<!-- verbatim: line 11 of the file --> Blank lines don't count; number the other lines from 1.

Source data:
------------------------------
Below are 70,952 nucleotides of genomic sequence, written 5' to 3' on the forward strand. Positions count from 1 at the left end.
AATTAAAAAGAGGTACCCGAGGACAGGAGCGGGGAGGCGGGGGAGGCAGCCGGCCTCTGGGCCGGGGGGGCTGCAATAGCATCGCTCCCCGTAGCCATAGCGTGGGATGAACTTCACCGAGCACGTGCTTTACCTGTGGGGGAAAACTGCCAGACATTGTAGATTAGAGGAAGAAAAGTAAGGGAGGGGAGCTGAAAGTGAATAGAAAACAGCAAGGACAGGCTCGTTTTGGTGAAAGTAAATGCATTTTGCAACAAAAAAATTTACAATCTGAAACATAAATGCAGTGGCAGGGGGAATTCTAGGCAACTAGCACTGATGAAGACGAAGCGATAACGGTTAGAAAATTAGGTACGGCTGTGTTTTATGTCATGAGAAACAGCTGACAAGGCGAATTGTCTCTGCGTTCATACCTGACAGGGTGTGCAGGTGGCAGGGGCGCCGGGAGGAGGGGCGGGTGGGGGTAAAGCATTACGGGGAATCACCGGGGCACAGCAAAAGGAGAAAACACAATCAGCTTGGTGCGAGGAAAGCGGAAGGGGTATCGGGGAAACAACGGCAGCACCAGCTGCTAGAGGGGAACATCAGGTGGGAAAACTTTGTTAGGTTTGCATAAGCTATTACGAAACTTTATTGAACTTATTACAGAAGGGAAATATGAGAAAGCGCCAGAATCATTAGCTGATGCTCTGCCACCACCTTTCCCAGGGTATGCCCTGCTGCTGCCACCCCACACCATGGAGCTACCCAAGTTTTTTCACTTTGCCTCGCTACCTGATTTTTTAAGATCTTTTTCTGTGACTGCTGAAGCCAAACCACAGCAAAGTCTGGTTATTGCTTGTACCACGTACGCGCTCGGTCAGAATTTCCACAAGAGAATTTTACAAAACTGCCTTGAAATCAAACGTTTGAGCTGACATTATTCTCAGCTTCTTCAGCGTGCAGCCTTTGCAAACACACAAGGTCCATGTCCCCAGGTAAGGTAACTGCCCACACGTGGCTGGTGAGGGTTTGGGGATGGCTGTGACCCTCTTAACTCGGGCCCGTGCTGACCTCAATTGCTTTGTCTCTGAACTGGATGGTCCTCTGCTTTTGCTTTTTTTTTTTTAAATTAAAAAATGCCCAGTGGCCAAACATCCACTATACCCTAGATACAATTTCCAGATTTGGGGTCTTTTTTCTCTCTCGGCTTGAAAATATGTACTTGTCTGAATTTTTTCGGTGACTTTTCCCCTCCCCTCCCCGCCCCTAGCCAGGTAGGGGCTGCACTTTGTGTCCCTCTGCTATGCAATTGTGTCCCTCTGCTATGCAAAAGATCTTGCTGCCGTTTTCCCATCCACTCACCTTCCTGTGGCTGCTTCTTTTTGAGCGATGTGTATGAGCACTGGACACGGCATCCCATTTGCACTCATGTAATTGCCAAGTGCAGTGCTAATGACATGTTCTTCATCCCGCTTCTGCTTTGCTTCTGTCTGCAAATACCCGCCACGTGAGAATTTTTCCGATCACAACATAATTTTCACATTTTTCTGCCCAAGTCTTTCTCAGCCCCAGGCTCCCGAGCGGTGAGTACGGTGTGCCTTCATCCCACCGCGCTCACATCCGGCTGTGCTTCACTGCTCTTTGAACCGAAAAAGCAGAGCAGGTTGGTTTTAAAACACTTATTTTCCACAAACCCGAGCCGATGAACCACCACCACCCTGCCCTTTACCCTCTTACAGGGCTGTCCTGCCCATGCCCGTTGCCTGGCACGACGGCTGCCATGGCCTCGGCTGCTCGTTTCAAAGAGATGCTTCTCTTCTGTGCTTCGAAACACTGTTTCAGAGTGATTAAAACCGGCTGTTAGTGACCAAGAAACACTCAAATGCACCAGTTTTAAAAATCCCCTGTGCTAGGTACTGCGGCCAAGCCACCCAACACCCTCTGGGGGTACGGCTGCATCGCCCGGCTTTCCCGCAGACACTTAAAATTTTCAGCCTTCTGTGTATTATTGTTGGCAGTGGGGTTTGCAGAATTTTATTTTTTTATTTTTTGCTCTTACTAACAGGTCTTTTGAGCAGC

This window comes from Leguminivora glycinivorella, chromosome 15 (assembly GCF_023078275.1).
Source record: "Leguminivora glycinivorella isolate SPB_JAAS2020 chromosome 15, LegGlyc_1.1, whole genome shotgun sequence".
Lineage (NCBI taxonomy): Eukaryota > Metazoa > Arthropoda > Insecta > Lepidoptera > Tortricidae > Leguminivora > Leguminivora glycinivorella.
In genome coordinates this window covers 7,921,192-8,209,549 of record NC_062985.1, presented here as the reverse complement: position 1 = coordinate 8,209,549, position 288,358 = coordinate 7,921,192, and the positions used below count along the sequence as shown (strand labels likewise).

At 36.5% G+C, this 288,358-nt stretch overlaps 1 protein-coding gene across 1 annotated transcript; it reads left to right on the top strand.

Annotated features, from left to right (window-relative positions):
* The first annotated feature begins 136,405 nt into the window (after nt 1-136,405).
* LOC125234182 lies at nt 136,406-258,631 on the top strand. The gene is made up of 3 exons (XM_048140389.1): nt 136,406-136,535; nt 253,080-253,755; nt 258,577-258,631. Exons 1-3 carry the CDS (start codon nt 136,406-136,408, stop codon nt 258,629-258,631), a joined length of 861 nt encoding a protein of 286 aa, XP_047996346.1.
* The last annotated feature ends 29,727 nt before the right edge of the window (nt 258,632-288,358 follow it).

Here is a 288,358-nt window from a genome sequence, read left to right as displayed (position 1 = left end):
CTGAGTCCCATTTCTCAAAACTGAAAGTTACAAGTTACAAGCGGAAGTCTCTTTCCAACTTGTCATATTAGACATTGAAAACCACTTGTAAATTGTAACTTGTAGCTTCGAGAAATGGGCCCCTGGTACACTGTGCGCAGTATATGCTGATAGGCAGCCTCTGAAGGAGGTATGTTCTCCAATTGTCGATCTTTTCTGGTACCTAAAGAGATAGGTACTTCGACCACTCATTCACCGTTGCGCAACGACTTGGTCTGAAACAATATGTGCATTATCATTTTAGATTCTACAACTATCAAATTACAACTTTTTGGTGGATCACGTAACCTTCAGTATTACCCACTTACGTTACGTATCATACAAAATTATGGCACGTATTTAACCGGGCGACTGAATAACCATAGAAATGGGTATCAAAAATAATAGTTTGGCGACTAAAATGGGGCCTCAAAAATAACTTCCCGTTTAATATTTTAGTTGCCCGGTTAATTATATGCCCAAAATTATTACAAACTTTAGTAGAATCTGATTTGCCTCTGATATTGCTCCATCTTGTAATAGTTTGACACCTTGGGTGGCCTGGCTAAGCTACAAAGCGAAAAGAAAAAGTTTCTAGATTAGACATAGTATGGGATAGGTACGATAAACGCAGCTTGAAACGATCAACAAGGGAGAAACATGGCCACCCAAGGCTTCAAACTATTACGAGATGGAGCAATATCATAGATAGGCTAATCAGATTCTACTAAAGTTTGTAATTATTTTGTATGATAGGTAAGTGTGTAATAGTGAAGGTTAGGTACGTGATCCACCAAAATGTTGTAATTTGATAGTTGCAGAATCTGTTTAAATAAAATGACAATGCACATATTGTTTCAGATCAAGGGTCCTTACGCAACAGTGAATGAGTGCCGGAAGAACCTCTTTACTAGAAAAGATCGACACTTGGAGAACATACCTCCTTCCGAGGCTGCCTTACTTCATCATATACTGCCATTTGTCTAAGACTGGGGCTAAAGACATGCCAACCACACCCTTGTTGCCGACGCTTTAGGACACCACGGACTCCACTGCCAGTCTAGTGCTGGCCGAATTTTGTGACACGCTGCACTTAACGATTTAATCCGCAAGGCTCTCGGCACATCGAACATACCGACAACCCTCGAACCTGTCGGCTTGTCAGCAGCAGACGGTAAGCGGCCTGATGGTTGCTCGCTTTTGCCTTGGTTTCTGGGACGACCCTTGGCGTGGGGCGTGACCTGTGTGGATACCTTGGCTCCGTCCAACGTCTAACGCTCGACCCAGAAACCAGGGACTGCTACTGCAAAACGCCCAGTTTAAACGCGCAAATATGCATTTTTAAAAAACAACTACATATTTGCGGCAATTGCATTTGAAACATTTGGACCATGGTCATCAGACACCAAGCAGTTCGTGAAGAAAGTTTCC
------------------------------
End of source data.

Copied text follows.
* The last annotated feature ends 29,727 nt before the right edge of the window (nt 258,632-288,358 follow it).